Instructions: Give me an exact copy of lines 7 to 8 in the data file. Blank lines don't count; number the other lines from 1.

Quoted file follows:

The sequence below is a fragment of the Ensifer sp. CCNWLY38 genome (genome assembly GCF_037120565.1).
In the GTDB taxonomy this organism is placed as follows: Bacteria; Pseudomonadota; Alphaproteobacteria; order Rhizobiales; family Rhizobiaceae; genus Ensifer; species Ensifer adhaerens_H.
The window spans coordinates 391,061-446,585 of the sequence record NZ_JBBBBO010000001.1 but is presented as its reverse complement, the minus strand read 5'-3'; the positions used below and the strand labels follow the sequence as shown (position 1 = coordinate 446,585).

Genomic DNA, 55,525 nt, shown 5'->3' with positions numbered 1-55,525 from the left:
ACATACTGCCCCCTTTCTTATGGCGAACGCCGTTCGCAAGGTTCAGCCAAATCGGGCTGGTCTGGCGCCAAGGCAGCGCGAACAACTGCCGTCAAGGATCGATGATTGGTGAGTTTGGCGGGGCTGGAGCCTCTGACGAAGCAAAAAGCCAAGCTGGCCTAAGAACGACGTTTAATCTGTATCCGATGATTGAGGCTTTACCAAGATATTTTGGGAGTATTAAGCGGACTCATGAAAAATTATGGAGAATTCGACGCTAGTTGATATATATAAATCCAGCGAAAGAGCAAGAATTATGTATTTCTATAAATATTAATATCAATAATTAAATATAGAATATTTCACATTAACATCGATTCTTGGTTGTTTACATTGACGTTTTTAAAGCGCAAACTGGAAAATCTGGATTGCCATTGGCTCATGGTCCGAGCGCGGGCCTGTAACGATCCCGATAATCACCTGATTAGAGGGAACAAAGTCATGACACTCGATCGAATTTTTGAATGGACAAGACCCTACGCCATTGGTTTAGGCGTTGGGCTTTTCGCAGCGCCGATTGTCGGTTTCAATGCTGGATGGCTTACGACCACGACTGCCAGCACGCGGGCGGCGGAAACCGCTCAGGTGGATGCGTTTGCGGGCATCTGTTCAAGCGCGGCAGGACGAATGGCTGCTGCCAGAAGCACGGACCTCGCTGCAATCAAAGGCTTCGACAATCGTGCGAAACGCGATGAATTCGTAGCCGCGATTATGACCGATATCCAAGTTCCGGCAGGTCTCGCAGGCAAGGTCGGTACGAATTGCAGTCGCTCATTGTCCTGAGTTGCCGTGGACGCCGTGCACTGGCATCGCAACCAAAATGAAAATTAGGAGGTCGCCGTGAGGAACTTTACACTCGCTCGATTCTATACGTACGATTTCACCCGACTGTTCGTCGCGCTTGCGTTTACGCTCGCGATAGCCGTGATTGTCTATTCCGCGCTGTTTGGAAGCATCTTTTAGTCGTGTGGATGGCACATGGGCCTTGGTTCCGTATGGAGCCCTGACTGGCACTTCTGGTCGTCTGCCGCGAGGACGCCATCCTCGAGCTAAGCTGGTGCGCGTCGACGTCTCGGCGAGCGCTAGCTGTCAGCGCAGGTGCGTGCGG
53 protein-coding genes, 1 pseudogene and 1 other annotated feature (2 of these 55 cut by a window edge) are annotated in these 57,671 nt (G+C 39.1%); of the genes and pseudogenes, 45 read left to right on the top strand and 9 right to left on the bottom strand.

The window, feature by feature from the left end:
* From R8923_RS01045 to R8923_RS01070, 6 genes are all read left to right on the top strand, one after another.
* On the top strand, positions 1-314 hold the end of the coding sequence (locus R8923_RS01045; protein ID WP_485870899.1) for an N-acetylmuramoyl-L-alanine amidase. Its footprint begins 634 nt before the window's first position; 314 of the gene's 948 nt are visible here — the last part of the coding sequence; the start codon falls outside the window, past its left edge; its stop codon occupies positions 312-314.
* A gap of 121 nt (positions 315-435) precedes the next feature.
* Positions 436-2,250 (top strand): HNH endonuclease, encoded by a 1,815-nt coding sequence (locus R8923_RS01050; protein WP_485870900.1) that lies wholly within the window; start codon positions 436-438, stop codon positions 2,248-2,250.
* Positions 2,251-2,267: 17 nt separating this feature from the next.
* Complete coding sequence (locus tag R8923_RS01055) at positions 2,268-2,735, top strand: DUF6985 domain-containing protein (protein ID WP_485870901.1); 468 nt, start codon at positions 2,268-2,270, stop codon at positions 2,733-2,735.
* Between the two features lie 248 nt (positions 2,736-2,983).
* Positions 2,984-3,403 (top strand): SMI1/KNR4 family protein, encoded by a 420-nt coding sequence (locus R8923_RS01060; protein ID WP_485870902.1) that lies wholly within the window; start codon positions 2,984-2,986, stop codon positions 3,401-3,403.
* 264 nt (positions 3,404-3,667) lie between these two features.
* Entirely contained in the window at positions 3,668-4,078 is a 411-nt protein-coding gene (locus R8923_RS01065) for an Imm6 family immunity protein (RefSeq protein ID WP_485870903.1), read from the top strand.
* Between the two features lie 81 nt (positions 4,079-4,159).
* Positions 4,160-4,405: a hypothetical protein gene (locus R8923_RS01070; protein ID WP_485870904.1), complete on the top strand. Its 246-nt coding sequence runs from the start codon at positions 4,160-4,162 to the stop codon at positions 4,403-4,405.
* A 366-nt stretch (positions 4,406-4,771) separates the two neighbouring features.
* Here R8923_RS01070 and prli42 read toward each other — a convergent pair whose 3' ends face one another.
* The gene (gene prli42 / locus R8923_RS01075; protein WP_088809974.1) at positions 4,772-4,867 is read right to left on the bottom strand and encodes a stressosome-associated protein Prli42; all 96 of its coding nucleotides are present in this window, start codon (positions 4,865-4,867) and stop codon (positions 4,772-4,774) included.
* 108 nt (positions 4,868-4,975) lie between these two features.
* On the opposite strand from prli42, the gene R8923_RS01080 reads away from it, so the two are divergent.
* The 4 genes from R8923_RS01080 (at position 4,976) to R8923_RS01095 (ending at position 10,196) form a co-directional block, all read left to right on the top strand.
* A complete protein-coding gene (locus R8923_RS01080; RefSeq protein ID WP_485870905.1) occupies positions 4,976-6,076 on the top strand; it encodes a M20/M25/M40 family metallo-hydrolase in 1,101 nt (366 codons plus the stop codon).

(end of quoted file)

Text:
The window, feature by feature from the left end:
* From R8923_RS01045 to R8923_RS01070, 6 genes are all read left to right on the top strand, one after another.